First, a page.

Tag Archives: Chris Christie


Ted Cruz Rand Paul

  • Christie: 47 favorable, 19 unfavorable
  • Bush: 29 favorable, 33 unfavorable
  • Cruz: 24 favorable, 37 unfavorable
  • Paul: 21 favorable, 29 unfavorable

new Field Poll has found that Chris Christie enjoys a very high favorability rating among both California Republicans and all California voters while Tea Party Candidates Rand Paul and Ted Cruz had among the lowest favorability rating among all potential Republican candidates. The poll also found that half of California Republicans believe the Tea Party’s influence weakens the Republican brand.

The poll, conducted between November 14 and December 2 and sampled 826 registered California voters, found that 47 percent of all California voters have a favorable view of New Jersey Governor Chris Christie while only 19 percent have an unfavorable view. Among Republicans, 59 percent had a favorable view of the GOP frontrunner while 40 percent of Democrats had a favorable view of the moderate. No other GOP candidate had higher than an 18 percent favorability among Democrats. Christie also has a 44 favorable view among independents.

A distant second in the favorability poll was former Florida Governor Jeb Bush. Just 29 percent of those polled had a favorable view of George W. Bush’s brother while 33 percent hold an unfavorable view. He did earn 51 percent favorablity among Republicans but just 18 percent of Democrats and 22 percent of independents have a favorable view of him.

Ted Cruz also mustered 50 percent among Republicans but just 24 percent of California voters view him favorably while 37 percent have an unfavorable view of the Texas Senator. Among Democrats, 52 percent have an unfavorable view of the Tea Partier, along with 42 percent of independents.

Rand Paul fared even worse. Just 21 percent of California voters view him favorably and a mere 36 percent of Republicans. Half of all Republicans, Democrats, and Independents said they don’t have any opinion about the Kentucky Senator.

The poll also asked respondents about their views on the Tea Party in general. Just 20 percent of voters believed the Tea Party is having a positive impact on politics while 47 percent believe it’s having a negative impact. Another 65 percent said the Tea Party hurts the Republicans’ chances in the midterms, including 48 percent of Republicans.

(Image courtesy of Gage Skidmore)



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When Should You Hire A Keynote Speaker When Planning An Event?

orator in public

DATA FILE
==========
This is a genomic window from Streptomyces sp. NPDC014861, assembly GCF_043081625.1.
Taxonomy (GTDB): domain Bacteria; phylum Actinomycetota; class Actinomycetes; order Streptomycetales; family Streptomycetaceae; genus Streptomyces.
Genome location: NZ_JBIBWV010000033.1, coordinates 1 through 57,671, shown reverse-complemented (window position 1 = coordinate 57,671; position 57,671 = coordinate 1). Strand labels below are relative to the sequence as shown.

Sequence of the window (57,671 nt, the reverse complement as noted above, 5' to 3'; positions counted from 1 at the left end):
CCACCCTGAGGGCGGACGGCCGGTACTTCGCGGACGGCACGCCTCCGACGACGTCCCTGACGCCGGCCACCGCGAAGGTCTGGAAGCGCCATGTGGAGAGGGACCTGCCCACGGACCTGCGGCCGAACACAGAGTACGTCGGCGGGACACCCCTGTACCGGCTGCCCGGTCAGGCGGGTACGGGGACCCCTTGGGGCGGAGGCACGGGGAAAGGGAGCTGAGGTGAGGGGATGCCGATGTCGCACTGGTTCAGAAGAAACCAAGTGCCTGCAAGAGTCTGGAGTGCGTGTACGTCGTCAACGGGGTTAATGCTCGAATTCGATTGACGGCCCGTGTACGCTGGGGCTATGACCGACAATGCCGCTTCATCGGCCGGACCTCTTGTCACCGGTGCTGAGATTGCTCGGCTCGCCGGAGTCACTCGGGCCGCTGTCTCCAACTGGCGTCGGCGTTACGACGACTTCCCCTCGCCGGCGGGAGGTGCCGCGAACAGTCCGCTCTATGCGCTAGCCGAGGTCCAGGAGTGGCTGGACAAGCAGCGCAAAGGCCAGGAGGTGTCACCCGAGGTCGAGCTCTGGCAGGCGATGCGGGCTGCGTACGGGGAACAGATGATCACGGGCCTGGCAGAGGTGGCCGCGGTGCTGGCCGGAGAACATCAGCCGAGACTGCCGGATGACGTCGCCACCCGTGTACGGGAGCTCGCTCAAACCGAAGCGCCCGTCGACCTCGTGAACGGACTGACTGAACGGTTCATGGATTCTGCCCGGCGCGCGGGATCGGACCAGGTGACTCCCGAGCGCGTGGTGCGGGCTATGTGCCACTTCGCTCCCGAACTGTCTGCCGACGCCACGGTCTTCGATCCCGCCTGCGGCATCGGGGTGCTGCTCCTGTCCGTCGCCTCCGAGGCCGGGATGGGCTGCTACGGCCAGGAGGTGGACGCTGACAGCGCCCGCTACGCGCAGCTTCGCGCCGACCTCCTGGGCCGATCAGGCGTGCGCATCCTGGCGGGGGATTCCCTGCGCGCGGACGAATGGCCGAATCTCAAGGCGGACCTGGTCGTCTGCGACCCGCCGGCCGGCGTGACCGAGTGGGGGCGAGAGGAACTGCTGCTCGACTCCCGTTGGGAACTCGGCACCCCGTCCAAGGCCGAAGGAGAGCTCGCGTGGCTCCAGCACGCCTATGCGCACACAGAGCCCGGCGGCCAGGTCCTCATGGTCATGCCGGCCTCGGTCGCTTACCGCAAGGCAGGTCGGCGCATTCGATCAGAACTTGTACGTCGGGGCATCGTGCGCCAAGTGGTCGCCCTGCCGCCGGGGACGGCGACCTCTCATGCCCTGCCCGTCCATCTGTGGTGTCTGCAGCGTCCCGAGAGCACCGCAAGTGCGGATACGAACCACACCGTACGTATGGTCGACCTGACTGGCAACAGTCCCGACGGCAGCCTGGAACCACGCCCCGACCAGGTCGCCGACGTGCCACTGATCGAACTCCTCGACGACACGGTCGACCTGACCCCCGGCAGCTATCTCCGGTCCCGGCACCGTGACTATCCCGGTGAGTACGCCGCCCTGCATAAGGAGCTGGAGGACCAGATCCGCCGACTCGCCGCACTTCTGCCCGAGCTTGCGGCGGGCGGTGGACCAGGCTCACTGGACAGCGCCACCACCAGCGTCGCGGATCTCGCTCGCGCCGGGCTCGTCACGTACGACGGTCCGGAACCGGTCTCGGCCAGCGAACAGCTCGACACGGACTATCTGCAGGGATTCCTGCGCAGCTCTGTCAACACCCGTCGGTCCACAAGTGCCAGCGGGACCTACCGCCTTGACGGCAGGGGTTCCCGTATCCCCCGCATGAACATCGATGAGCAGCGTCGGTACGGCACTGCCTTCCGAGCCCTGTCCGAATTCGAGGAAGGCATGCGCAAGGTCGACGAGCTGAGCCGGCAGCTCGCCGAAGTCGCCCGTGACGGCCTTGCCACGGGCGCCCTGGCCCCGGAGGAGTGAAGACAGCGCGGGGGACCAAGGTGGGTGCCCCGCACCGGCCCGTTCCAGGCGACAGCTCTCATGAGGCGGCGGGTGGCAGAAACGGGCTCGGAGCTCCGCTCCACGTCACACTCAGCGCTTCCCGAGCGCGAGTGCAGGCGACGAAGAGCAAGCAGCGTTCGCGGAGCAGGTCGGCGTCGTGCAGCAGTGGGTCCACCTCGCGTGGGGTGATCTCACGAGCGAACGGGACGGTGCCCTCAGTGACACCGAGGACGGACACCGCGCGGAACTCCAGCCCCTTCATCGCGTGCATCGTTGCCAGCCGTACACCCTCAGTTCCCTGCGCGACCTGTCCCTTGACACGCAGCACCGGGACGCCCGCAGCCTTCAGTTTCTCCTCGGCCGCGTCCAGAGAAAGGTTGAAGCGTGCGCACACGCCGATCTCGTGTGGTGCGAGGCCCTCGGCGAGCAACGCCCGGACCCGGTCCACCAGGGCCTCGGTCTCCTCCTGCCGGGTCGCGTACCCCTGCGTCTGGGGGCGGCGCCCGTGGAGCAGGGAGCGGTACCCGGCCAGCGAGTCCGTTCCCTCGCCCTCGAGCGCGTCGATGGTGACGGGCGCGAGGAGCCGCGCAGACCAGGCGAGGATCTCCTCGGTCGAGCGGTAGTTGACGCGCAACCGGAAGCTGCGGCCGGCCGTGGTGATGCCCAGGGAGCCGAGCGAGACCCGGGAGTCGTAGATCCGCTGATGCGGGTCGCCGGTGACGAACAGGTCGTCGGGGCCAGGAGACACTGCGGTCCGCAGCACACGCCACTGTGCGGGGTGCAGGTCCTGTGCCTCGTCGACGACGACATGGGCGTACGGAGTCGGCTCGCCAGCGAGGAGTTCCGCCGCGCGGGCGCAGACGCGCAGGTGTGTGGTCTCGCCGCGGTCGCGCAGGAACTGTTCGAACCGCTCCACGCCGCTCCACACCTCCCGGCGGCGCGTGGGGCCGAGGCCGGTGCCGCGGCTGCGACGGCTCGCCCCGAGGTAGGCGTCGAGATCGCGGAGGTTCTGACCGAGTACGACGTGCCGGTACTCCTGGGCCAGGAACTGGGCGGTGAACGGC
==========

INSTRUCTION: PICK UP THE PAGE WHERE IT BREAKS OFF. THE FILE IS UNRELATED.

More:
Did you know that if you are having a meeting, event, or convention, that having a great keynote speaker is a critical part of making your gathering a success? Whether you are looking to have a light-hearted even, or a serious conference, it is critical to hire the right keynote speaker.

When Is the Right Time to Look Into a Keynote Speaker for a Big Conference?

But when should you hire your keynote speaker? In some cases, the sooner, the better. If you have  a big budget for your event, and it is a high-profile gathering in which you want a speaker at the level of former president Bill Clinton, who generally gets six figures for each speech, you may need to hire a speaker a year ahead of time, or even longer. After all, the most expensive speakers are in big demand, which means that they are hard to book.

On the other hand, keynote speakers for, say, political conventions pick their keynote speakers pretty late in the process. Instead of a year or two ahead of time, it could be only a month or two ahead of time. That is because such speakers are based on timeliness, and political victories.

For example, if there is a state political convention, and there was a big battle to get the nomination for the U.S. Senate, the keynote speaker could potentially be the politician who won the battle for the nomination. On the national level, the keynote speaker could be an ally of the person who got the presidential nomination. For example, Chris Christie, governor of New Jersey, was a longtime ally of Mitt Romney and one of the first major politicians to endorse Romney. He was rewarded for that role with the honor of being the keynote speaker at the 2012 Republican National Convention. Of course, his speech was overshadowed by Clint Eastwood and a chair, but still, Christie was given the honor.

Maybe your company is somewhere in the middle, where you need to spend some time looking for a keynote speaker, but you only need to get the speaker a few months in advance. It really depends upon your individual situation.

How Do You Get Everyone on Board for Agreeing to a Keynote Speaker?

Whether you are a business or an organization, it is important to have a policy in place in which you can decide on a keynote speaker. You do not want to have petty squabbles that prevent you from agreeing on a keynote speaker, and that could mean that you get either a lackluster speaker – or no speaker at all.

So depending upon your company or organization, you should have some sort of policy in place for picking a keynote speaker. Perhaps you have one person hiring the speaker. Perhaps it is a committee. At any rate, it is important to have some guidelines at selecting a keynote speaker. Are you looking for a motivator, a trainer, or somebody who simply puts everyone in a good mood? Deciding what type of keynote speaker you want can go a long way to finding the right keynote speaker for you. To learn more, click here.

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  •  License: Image author owned

Lisa Swan writes for a variety of business and technology sites. She lives in New York City.



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